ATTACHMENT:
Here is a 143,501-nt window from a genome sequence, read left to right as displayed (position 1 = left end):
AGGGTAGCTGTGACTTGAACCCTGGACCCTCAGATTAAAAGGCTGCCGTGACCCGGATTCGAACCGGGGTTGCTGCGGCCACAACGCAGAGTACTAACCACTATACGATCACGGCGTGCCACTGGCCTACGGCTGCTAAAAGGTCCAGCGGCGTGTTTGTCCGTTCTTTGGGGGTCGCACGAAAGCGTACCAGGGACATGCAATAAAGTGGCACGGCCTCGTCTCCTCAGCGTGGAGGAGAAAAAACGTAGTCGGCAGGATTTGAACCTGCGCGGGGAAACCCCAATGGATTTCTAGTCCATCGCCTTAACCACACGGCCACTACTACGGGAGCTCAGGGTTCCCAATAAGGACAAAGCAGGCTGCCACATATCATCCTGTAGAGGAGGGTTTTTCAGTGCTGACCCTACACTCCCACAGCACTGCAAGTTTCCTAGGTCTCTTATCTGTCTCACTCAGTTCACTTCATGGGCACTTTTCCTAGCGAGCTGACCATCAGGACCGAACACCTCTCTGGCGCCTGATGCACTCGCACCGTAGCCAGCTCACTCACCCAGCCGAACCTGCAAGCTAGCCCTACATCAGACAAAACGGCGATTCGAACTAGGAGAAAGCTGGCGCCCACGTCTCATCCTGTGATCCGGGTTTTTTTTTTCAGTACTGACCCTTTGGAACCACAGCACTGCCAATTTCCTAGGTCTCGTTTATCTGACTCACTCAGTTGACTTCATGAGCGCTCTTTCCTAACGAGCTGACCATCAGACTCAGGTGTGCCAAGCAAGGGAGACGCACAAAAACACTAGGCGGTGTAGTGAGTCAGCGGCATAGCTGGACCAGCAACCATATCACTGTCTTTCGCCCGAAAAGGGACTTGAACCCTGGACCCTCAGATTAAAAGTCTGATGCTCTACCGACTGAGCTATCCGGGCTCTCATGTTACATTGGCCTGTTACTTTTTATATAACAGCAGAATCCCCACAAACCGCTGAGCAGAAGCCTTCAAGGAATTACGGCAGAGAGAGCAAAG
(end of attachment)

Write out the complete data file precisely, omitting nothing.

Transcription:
Here is a 143,501-nt window from a genome sequence, read left to right as displayed (position 1 = left end):
AGGGTAGCTGTGACTTGAACCCTGGACCCTCAGATTAAAAGGCTGCCGTGACCCGGATTCGAACCGGGGTTGCTGCGGCCACAACGCAGAGTACTAACCACTATACGATCACGGCGTGCCACTGGCCTACGGCTGCTAAAAGGTCCAGCGGCGTGTTTGTCCGTTCTTTGGGGGTCGCACGAAAGCGTACCAGGGACATGCAATAAAGTGGCACGGCCTCGTCTCCTCAGCGTGGAGGAGAAAAAACGTAGTCGGCAGGATTTGAACCTGCGCGGGGAAACCCCAATGGATTTCTAGTCCATCGCCTTAACCACACGGCCACTACTACGGGAGCTCAGGGTTCCCAATAAGGACAAAGCAGGCTGCCACATATCATCCTGTAGAGGAGGGTTTTTCAGTGCTGACCCTACACTCCCACAGCACTGCAAGTTTCCTAGGTCTCTTATCTGTCTCACTCAGTTCACTTCATGGGCACTTTTCCTAGCGAGCTGACCATCAGGACCGAACACCTCTCTGGCGCCTGATGCACTCGCACCGTAGCCAGCTCACTCACCCAGCCGAACCTGCAAGCTAGCCCTACATCAGACAAAACGGCGATTCGAACTAGGAGAAAGCTGGCGCCCACGTCTCATCCTGTGATCCGGGTTTTTTTTTTCAGTACTGACCCTTTGGAACCACAGCACTGCCAATTTCCTAGGTCTCGTTTATCTGACTCACTCAGTTGACTTCATGAGCGCTCTTTCCTAACGAGCTGACCATCAGACTCAGGTGTGCCAAGCAAGGGAGACGCACAAAAACACTAGGCGGTGTAGTGAGTCAGCGGCATAGCTGGACCAGCAACCATATCACTGTCTTTCGCCCGAAAAGGGACTTGAACCCTGGACCCTCAGATTAAAAGTCTGATGCTCTACCGACTGAGCTATCCGGGCTCTCATGTTACATTGGCCTGTTACTTTTTATATAACAGCAGAATCCCCACAAACCGCTGAGCAGAAGCCTTCAAGGAATTACGGCAGAGAGAGCAAAG